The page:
Wednesday, April 19, 2017

NPM Day 19: Letter Q - The Queen of Poetry

Continuing my alphabetic stroll
through National Poetry Month 
by crowning a favorite poet, 
Amy Ludwig VanDerwater,
the queen of poetry!
.
I am delighted to introduce you and your students to the delightful playground of poetry created at The Poem Farm by the queen of poetry, Amy Ludwig VanDerwater!


Here's Amy pic & introduction (both borrowed)
from her blog, The Poem Farm:
"I'm Amy Ludwig VanDerwater, and I've been sharing poems and lessons here since March 2010. The Poem Farm is a safe place for children to explore poems, and it's a place for teachers to find poetry teaching ideas. I post on some Mondays and each Friday during the school year, and I welcome you to make yourself cozy here among the words."

Why do I love Amy's site, The Poem Farm?  Amy's blog is a wonderful place for both children and teachers.  She includes an audio clip of herself reading the poem, she speaks directly to student writers in her posts, and her site is remarkably well-organized.  In Poems by Topic, you can find hundreds of her poems on all sorts of topics.  Poems by Technique classifies hundreds of her poems using all sorts of techniques.   When you visit Poetry Peeks, you'll step into classrooms and studios around the United States which can provide inspiration for your own classroom.  

And while I loved Amy's National Poetry Month project in 2014 when she wrote about items from the thrift shop, her project for 2017, Writing the Rainbow, may be my new favorite.  Each day she pulls out a color from her box of 64 Crayola crayons.  That color becomes the inspiration for the next day's poem.  I love that her poems took a surprise turn on day two - each poem is written from the point of view of a child living in an apartment building.  Some days I try to think of what the color Amy has drawn might inspire. Today Amy's thoughts led her to a fire hydrant.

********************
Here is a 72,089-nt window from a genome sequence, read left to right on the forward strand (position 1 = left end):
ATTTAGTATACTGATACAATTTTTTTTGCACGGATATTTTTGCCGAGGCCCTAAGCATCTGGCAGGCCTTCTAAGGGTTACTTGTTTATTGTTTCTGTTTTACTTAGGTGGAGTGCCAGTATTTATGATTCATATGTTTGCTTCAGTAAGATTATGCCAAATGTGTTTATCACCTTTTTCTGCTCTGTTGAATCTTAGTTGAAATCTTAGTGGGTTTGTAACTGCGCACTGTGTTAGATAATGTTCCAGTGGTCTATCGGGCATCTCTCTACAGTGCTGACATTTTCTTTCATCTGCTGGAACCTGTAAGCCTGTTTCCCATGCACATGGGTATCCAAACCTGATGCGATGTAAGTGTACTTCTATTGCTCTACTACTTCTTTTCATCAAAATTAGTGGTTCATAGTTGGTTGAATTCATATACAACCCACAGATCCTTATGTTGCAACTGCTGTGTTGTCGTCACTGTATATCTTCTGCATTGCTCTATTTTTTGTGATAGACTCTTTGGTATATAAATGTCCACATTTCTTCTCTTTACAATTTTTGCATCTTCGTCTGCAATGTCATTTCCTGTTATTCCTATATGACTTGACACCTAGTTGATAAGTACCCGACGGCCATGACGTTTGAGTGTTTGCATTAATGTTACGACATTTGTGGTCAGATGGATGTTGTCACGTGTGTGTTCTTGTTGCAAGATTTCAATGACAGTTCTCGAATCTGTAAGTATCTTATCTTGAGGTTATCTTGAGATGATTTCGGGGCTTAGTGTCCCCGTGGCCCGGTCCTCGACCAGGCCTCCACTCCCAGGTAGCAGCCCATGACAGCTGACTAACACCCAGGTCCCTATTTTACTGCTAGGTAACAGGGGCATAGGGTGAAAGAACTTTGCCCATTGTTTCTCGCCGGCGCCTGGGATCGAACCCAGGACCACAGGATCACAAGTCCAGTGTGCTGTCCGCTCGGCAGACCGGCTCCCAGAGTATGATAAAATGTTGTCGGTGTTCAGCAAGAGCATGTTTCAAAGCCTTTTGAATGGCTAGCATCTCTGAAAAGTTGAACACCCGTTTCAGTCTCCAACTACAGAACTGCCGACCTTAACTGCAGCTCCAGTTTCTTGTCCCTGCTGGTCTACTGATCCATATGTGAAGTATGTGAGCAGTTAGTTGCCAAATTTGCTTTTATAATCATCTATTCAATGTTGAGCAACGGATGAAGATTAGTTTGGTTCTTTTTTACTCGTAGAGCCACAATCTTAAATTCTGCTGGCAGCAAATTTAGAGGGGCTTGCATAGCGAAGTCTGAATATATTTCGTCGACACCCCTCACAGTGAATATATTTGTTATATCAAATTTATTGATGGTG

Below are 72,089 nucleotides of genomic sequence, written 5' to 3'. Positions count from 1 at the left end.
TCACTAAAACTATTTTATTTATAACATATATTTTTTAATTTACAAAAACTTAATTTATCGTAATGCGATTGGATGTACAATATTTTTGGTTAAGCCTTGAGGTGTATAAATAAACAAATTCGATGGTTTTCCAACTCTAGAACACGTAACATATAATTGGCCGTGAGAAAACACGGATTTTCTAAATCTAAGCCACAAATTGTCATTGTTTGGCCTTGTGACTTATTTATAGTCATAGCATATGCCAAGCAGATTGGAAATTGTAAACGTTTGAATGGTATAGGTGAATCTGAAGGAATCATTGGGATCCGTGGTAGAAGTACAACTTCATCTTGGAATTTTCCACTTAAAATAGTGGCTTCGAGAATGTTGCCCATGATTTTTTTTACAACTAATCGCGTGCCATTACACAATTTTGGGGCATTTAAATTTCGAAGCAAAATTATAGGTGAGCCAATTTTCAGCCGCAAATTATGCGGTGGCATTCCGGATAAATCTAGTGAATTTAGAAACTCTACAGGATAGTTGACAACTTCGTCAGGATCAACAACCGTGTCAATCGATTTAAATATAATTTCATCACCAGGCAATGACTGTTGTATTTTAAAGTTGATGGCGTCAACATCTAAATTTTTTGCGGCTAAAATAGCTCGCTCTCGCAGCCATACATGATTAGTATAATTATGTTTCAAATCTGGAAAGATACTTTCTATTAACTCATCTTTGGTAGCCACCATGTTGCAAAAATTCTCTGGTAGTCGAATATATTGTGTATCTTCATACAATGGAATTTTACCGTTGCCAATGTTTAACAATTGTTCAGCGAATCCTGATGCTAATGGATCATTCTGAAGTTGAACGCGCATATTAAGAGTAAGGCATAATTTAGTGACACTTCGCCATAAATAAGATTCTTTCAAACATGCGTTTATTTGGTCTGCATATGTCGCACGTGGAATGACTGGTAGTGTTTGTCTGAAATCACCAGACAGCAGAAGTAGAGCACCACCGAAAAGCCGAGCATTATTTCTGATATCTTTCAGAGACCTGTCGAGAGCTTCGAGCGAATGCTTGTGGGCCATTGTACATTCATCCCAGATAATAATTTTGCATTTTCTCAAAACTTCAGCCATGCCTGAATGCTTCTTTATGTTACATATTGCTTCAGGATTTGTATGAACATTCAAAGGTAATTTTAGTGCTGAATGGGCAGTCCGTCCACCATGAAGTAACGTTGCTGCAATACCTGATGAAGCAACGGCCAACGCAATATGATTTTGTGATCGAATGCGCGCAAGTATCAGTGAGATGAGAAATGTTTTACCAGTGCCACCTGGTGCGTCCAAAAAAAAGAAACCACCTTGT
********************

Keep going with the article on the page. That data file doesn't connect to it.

Here's a favorite Amy poem, Fire(discovered when I was culling through my collection of Booklinks magazines) which adorns the cover of my notebook of favorite poems!

You can see more of Amy's contributions to the world of poetry in many anthologies, professional books and magazines.   You can read about Amy's published books and what's forthcoming.  I'm so excited for her new book of poetry Read! Read! Read! coming out this fall.  Just today, Deb Frazier's post on Two Writing Teachers featured Amy and The Poem Farm.  Deb uses Stacey Shubbitz's advice in Craft Moves to show how utilizing one poem can "illustrate multiple points in both reading and writing workshop."  Finally, if you ever have the chance to hear Amy speak in person, you'll be richly rewarded.  Also be sure to get Amy's autograph in your book.  Her inscriptions are poetic as well as artistic!
 Her inscription in my copy of Forest Has a Song
when I met her at the All Write conference!

2 comments:

  1. It's a wondering gathering and tribute to all the amazing poetry work that Amy does. I wish all teachers were aware of Amy's site, and those who say they don't like "doing" poetry could begin to love it as they read her poems. Fun about that poem, "Fire", Ramona. I have a copy too because one of the teachers I worked with was studying fire with her class. It was perfect for them. Thanks for sharing so much!

    ReplyDelete
  2. Ramona. Thank you from the bottom of my heart for your kind words and feature here. I am honored and touched. They made that fire poem look so darn good in the magazine! I love artists. Hugs to you this National Poetry Month as you spread generosity and knowledge. xx

    ReplyDelete